I am notoriously good at building fires. This might be because of my weird obsession with survival books when I was in elementary school or I might have just really internalized the two days I spent at camp, also in elementary school. I can’t say I have a particular finesse or strategy for it; I just pile stuff up according to burnability, give it space to breathe, and let it go, and, most of the time, it works.
I take a lot of pride in this, in part because a group of friends once insisted I couldn’t be trusted with a lighter (why? I don’t know, but I do know that the moment their backs were turned I lit a fire so good that nearby campers came to grab a stick from us because they couldn’t get theirs started), and in part, maybe, because it’s like nurturing a temperamental and dangerous child. Feed it, care for it, let it grow.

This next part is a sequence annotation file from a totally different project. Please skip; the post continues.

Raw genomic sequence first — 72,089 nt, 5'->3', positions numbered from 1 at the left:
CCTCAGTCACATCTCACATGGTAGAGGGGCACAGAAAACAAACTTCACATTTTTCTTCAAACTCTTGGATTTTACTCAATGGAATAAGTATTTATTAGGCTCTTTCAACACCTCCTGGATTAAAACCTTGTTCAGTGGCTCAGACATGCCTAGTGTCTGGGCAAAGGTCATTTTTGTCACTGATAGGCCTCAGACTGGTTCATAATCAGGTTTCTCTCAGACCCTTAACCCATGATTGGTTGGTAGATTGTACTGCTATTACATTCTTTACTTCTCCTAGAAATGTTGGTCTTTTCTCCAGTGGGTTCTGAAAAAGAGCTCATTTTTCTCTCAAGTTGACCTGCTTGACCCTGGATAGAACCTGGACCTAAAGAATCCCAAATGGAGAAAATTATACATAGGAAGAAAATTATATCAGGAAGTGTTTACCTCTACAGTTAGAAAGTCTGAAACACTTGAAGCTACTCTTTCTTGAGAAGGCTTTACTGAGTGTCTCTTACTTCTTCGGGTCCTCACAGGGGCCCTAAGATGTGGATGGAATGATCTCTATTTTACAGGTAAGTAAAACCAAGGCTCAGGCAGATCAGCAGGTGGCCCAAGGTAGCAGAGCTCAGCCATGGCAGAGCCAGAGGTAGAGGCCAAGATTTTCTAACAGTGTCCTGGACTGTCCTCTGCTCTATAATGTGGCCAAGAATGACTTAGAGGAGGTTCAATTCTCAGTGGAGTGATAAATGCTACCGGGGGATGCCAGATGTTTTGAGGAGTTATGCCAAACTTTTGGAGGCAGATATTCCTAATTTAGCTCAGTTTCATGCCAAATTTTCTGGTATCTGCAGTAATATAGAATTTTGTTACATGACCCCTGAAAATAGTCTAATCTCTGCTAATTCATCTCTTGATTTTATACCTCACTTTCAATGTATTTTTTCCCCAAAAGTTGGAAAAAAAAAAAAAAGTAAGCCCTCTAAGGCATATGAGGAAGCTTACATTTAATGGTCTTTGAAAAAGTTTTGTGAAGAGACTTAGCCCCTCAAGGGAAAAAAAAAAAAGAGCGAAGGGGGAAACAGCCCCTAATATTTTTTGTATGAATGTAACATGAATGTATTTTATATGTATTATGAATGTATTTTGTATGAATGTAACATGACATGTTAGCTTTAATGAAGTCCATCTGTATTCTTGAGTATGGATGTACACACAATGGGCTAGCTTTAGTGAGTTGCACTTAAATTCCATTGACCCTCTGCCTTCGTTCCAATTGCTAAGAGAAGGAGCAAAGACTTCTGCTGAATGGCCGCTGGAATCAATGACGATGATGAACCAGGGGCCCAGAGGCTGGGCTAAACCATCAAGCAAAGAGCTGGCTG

I haven’t been able to have many backyard fires this year because of burn bans–I live in the Pacific Northwest, and there were weeks of heavy smoke turning our clear air into an acrid haze. Fire is as easily destructive as it is warming.
Anyway, here’s a drabble.
(n.) from Ancient Greek πῦρ , for “fire”
A worshiper of fire.
There is a velvet darkness, thick and soft and impossible, and it’s draped over the world like a cloth over a cage. Too long without light and life shrivels up as surely as it does with heat, but they light the fires, big, bright, and beautiful, because it is all that they can do. The stoke them higher, dangerously so, because it’s the only thing that staves off the darkness that creeps in the corners, in the places the flames don’t reach, in the shadows that dance on the walls. Sometimes the fires burn them, but they must go higher.